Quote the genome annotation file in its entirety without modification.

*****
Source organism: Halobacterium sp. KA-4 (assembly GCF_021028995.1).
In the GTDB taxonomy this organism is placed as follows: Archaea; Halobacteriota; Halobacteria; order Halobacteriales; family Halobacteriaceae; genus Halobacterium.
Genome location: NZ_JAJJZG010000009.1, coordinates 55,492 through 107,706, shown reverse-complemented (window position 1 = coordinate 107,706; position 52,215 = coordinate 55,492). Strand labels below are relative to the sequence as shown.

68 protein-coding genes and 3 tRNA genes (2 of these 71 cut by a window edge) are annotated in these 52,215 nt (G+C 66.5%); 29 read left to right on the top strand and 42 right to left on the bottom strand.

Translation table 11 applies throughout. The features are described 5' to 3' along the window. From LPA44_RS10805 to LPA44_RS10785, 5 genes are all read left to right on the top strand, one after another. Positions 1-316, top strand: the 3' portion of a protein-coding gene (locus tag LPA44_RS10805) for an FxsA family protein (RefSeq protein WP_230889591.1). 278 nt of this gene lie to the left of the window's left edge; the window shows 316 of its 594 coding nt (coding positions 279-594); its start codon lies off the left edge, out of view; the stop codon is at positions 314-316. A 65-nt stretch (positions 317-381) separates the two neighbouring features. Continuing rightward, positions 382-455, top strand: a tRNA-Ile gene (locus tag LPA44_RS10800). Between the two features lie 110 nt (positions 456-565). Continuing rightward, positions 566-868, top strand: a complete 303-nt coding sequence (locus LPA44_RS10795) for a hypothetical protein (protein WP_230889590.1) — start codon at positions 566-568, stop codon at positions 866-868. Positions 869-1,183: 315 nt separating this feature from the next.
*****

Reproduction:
Source organism: Halobacterium sp. KA-4 (assembly GCF_021028995.1).
In the GTDB taxonomy this organism is placed as follows: Archaea; Halobacteriota; Halobacteria; order Halobacteriales; family Halobacteriaceae; genus Halobacterium.
Genome location: NZ_JAJJZG010000009.1, coordinates 55,492 through 107,706, shown reverse-complemented (window position 1 = coordinate 107,706; position 52,215 = coordinate 55,492). Strand labels below are relative to the sequence as shown.

68 protein-coding genes and 3 tRNA genes (2 of these 71 cut by a window edge) are annotated in these 52,215 nt (G+C 66.5%); 29 read left to right on the top strand and 42 right to left on the bottom strand.

Translation table 11 applies throughout. The features are described 5' to 3' along the window. From LPA44_RS10805 to LPA44_RS10785, 5 genes are all read left to right on the top strand, one after another. Positions 1-316, top strand: the 3' portion of a protein-coding gene (locus tag LPA44_RS10805) for an FxsA family protein (RefSeq protein WP_230889591.1). 278 nt of this gene lie to the left of the window's left edge; the window shows 316 of its 594 coding nt (coding positions 279-594); its start codon lies off the left edge, out of view; the stop codon is at positions 314-316. A 65-nt stretch (positions 317-381) separates the two neighbouring features. Continuing rightward, positions 382-455, top strand: a tRNA-Ile gene (locus tag LPA44_RS10800). Between the two features lie 110 nt (positions 456-565). Continuing rightward, positions 566-868, top strand: a complete 303-nt coding sequence (locus LPA44_RS10795) for a hypothetical protein (protein WP_230889590.1) — start codon at positions 566-568, stop codon at positions 866-868. Positions 869-1,183: 315 nt separating this feature from the next.